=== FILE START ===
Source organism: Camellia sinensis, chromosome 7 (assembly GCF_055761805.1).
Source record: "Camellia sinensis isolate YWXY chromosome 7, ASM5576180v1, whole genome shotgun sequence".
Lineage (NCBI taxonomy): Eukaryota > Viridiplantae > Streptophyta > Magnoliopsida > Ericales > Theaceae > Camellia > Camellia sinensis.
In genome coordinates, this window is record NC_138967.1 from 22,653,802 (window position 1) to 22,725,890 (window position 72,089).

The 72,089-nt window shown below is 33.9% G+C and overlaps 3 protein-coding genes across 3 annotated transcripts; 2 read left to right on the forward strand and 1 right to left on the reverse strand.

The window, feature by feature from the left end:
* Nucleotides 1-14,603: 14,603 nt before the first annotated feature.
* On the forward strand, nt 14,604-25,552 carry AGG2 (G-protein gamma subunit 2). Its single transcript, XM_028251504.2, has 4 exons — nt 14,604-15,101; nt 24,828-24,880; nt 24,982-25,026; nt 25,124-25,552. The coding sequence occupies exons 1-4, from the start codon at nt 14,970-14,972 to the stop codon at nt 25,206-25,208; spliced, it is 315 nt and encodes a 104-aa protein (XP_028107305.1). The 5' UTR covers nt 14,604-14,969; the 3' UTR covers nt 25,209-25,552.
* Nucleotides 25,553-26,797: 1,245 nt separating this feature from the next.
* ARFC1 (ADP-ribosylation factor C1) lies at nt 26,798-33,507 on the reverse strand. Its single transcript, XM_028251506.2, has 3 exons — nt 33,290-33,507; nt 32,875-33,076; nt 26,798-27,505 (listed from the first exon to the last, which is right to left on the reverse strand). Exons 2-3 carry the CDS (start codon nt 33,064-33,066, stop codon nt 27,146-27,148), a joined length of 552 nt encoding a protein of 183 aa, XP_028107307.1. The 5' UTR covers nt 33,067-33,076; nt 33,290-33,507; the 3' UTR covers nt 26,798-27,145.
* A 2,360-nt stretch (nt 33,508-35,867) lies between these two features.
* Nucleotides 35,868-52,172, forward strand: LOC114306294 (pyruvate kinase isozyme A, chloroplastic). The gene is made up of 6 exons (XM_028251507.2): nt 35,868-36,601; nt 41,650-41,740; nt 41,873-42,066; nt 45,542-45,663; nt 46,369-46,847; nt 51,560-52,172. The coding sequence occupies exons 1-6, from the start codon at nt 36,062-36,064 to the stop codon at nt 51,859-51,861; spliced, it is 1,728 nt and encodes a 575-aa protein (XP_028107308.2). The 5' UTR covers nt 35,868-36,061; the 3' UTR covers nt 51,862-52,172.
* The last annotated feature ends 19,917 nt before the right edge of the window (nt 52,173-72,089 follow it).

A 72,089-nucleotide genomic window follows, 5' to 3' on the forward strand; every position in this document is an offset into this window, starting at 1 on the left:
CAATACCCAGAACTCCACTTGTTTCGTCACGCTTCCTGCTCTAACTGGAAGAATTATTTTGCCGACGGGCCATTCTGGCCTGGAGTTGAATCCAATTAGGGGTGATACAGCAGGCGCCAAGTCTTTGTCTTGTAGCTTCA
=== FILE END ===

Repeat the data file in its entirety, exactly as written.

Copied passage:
Source organism: Camellia sinensis, chromosome 7 (assembly GCF_055761805.1).
Source record: "Camellia sinensis isolate YWXY chromosome 7, ASM5576180v1, whole genome shotgun sequence".
Lineage (NCBI taxonomy): Eukaryota > Viridiplantae > Streptophyta > Magnoliopsida > Ericales > Theaceae > Camellia > Camellia sinensis.
In genome coordinates, this window is record NC_138967.1 from 22,653,802 (window position 1) to 22,725,890 (window position 72,089).

The 72,089-nt window shown below is 33.9% G+C and overlaps 3 protein-coding genes across 3 annotated transcripts; 2 read left to right on the forward strand and 1 right to left on the reverse strand.

The window, feature by feature from the left end:
* Nucleotides 1-14,603: 14,603 nt before the first annotated feature.
* On the forward strand, nt 14,604-25,552 carry AGG2 (G-protein gamma subunit 2). Its single transcript, XM_028251504.2, has 4 exons — nt 14,604-15,101; nt 24,828-24,880; nt 24,982-25,026; nt 25,124-25,552. The coding sequence occupies exons 1-4, from the start codon at nt 14,970-14,972 to the stop codon at nt 25,206-25,208; spliced, it is 315 nt and encodes a 104-aa protein (XP_028107305.1). The 5' UTR covers nt 14,604-14,969; the 3' UTR covers nt 25,209-25,552.
* Nucleotides 25,553-26,797: 1,245 nt separating this feature from the next.
* ARFC1 (ADP-ribosylation factor C1) lies at nt 26,798-33,507 on the reverse strand. Its single transcript, XM_028251506.2, has 3 exons — nt 33,290-33,507; nt 32,875-33,076; nt 26,798-27,505 (listed from the first exon to the last, which is right to left on the reverse strand). Exons 2-3 carry the CDS (start codon nt 33,064-33,066, stop codon nt 27,146-27,148), a joined length of 552 nt encoding a protein of 183 aa, XP_028107307.1. The 5' UTR covers nt 33,067-33,076; nt 33,290-33,507; the 3' UTR covers nt 26,798-27,145.
* A 2,360-nt stretch (nt 33,508-35,867) lies between these two features.
* Nucleotides 35,868-52,172, forward strand: LOC114306294 (pyruvate kinase isozyme A, chloroplastic). The gene is made up of 6 exons (XM_028251507.2): nt 35,868-36,601; nt 41,650-41,740; nt 41,873-42,066; nt 45,542-45,663; nt 46,369-46,847; nt 51,560-52,172. The coding sequence occupies exons 1-6, from the start codon at nt 36,062-36,064 to the stop codon at nt 51,859-51,861; spliced, it is 1,728 nt and encodes a 575-aa protein (XP_028107308.2). The 5' UTR covers nt 35,868-36,061; the 3' UTR covers nt 51,862-52,172.
* The last annotated feature ends 19,917 nt before the right edge of the window (nt 52,173-72,089 follow it).

A 72,089-nucleotide genomic window follows, 5' to 3' on the forward strand; every position in this document is an offset into this window, starting at 1 on the left:
CAATACCCAGAACTCCACTTGTTTCGTCACGCTTCCTGCTCTAACTGGAAGAATTATTTTGCCGACGGGCCATTCTGGCCTGGAGTTGAATCCAATTAGGGGTGATACAGCAGGCGCCAAGTCTTTGTCTTGTAGCTTCA